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HP Inc HPQ-N beat Wall Street estimates for second-quarter revenue on Wednesday, signalling a recovery in the personal computer (PC) market as customers upgrade their systems.

Like other PC makers, HP experienced a boom in sales during the pandemic as consumers, businesses and schools stocked up on tech products and then a subsequent two-year sales slump. That slump is just now easing.

HP is hoping to ride a wave of upgrades after Microsoft last week unveiled a bevy of new AI features designed to work on a new generation of PCs.

Chief Executive Enrique Lores told Reuters in an interview that he expects about 10% of HP’s PC sales to come from such “AI PCs” in the second half of the company’s fiscal 2024.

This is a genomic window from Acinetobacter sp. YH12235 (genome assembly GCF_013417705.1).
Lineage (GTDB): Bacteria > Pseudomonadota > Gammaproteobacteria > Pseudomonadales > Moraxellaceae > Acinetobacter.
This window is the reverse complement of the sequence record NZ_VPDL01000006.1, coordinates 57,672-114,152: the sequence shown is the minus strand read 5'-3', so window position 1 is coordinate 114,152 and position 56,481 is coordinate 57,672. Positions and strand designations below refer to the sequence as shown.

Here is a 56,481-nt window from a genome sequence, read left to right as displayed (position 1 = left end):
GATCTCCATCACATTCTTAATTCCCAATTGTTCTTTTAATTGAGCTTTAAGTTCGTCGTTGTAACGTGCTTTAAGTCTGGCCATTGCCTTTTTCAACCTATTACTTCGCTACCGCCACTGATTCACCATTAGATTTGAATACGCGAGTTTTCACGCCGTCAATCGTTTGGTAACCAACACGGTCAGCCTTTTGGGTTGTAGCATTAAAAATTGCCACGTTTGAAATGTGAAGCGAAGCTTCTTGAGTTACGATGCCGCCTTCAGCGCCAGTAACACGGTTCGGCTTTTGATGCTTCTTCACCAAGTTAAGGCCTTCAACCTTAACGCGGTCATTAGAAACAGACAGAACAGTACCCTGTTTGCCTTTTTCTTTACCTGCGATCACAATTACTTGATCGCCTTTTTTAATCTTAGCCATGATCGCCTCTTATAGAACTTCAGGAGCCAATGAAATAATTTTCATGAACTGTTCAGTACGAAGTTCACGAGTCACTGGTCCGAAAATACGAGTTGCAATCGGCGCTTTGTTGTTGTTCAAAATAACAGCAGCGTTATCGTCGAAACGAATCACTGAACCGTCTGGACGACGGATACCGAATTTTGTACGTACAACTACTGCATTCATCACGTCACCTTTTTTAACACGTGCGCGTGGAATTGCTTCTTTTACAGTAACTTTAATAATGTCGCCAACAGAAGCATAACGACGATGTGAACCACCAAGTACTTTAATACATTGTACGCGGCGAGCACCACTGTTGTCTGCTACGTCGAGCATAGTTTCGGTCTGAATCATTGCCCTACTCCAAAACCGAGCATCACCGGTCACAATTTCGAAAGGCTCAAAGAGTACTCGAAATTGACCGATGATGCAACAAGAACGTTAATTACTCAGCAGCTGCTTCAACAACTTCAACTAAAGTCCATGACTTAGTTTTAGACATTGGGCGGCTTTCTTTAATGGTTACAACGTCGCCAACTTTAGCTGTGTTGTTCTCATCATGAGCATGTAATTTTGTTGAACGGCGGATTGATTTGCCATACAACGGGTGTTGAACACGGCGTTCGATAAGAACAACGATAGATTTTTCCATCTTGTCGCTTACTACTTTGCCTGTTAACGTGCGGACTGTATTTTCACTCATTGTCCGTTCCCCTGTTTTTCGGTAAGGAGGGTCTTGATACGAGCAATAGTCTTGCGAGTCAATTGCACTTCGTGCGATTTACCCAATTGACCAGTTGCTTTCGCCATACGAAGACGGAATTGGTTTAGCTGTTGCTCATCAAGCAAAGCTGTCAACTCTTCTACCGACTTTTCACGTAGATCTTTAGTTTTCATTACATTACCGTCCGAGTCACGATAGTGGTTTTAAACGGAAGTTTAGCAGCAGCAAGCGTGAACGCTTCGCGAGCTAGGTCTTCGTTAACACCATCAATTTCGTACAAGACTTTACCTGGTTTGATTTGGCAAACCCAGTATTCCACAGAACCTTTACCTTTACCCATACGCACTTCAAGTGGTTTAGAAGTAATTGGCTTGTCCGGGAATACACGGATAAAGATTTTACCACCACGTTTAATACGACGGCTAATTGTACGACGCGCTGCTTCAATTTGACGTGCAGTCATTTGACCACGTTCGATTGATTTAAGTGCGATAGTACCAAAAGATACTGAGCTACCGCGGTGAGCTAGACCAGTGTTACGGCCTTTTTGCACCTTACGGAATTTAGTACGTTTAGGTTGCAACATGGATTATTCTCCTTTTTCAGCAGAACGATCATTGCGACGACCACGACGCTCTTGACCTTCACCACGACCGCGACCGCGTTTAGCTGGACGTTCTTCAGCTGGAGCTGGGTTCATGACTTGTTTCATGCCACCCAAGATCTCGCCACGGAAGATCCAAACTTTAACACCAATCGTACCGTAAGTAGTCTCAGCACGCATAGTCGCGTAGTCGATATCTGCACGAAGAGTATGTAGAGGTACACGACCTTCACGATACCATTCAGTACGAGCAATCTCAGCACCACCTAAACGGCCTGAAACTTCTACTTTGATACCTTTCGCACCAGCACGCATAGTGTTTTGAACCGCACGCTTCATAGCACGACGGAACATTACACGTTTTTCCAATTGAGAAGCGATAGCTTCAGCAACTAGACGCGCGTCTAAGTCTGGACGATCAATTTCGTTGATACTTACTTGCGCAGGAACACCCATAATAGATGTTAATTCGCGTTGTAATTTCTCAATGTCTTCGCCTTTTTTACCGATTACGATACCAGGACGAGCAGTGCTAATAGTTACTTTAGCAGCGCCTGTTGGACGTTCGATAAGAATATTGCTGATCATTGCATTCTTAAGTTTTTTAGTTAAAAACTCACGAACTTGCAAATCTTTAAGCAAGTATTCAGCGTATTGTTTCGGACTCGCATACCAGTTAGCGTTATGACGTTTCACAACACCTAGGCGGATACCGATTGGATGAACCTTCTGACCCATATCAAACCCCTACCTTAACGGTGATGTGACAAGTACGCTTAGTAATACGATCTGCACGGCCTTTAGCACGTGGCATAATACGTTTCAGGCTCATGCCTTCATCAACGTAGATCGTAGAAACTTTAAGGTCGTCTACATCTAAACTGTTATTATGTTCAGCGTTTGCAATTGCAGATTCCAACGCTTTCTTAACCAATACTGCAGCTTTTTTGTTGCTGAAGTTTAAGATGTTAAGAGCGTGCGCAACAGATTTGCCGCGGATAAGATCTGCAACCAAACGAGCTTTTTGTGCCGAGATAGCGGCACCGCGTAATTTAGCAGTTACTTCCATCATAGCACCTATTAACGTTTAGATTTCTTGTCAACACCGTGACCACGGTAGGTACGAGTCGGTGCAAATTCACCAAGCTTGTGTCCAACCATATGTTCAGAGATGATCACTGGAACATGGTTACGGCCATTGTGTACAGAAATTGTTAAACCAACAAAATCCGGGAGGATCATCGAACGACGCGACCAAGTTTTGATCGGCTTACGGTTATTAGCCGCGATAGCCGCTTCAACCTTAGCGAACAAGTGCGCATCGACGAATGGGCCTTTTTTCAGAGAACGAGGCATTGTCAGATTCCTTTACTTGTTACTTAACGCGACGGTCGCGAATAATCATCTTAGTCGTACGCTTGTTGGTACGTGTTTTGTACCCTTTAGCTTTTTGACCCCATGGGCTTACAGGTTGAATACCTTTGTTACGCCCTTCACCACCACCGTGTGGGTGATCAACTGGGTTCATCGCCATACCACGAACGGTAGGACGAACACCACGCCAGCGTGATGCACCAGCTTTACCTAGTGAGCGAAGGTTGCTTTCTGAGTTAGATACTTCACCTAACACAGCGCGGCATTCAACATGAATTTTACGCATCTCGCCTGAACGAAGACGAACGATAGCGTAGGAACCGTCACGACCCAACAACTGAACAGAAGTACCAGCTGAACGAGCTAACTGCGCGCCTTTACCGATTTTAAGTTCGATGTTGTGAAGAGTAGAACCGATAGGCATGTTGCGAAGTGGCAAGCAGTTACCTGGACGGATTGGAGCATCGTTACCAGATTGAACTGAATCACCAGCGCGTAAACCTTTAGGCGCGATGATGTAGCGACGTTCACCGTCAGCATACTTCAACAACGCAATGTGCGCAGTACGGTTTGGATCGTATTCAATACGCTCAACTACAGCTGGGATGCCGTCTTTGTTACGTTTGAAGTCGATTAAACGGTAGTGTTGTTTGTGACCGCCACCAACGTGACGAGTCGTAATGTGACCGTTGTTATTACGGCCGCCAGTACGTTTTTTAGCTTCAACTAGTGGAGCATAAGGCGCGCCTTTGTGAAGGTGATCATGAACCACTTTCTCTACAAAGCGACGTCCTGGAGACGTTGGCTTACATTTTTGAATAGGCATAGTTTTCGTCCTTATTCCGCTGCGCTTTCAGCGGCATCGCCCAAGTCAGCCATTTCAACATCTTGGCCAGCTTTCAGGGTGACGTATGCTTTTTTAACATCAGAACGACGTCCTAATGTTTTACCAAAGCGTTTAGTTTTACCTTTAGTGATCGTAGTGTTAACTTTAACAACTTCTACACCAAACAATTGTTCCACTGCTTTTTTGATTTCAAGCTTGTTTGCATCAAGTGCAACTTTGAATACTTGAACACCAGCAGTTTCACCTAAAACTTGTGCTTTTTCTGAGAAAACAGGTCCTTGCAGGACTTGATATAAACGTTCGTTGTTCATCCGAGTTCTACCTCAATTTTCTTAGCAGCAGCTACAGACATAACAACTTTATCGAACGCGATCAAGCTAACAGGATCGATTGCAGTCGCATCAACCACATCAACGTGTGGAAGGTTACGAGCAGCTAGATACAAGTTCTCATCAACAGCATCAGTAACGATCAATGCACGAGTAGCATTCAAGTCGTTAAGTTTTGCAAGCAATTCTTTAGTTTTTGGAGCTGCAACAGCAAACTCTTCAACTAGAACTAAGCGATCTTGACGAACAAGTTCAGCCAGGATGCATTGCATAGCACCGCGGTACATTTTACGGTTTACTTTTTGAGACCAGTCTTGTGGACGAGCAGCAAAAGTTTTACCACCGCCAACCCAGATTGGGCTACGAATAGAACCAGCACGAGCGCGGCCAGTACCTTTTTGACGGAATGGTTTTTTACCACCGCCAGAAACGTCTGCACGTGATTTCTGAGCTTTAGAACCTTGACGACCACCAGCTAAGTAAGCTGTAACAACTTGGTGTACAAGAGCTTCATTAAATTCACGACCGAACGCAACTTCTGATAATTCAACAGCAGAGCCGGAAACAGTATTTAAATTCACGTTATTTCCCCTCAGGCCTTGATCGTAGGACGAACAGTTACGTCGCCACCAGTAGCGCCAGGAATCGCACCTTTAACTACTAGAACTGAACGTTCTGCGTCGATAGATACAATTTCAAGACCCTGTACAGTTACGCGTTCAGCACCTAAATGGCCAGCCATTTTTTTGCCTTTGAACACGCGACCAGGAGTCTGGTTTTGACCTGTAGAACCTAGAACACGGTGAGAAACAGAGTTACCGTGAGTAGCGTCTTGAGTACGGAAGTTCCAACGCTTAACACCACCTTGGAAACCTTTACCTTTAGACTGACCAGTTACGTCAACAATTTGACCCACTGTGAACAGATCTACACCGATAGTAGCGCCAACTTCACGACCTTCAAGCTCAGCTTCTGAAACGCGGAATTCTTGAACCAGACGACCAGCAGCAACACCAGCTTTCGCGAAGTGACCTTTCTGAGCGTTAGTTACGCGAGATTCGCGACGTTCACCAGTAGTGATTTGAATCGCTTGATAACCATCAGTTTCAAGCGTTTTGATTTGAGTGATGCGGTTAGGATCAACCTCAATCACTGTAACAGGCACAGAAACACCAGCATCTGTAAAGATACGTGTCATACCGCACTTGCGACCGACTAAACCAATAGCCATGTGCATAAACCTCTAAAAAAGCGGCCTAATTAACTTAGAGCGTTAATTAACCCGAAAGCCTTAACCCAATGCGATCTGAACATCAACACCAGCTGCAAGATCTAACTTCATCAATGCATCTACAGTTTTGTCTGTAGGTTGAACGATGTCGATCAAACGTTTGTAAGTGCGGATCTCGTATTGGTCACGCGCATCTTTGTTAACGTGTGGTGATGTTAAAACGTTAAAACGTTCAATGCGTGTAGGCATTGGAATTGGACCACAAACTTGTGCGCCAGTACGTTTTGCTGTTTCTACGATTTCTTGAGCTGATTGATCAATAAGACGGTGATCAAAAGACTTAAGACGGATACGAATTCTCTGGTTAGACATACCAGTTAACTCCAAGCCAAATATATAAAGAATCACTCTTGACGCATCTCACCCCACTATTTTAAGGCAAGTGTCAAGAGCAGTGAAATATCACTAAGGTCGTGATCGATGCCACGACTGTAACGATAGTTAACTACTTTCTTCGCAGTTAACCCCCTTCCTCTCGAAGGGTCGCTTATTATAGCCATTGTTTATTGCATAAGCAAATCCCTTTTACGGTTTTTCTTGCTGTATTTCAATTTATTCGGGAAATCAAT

“The AI PCs will be really more meaningful in 2025,” Lores said on Wednesday.

“Our (fiscal) year finishes (by the) end of October. So we will really be at the very beginning still of the next-generation AI PC space.”

Lores said education customers drove sales in the second quarter, with schools upgrading their systems after a nearly two-year long demand slump following COVID-19.

HP posted second-quarter revenue of $12.8 billion, above analysts’ average estimate of $12.6 billion, according to LSEG data.

In the reported quarter, sales of HP’s personal systems segment – home to its desktop and notebook PCs – rose 3% from a year ago, while its printing segment posted an 8% fall.

The company now expects fiscal 2024 adjusted profit to be in the range of $3.30 to $3.60 per share, compared with its previous outlook of between $3.25 and $3.65 per share. The midpoint of the full-year range was $3.45, above analyst estimates of $3.43.

It expects adjusted profit per share with a midpoint of 85 cents in the third quarter ending in July, in line with analysts’ average estimate of 85 cents.

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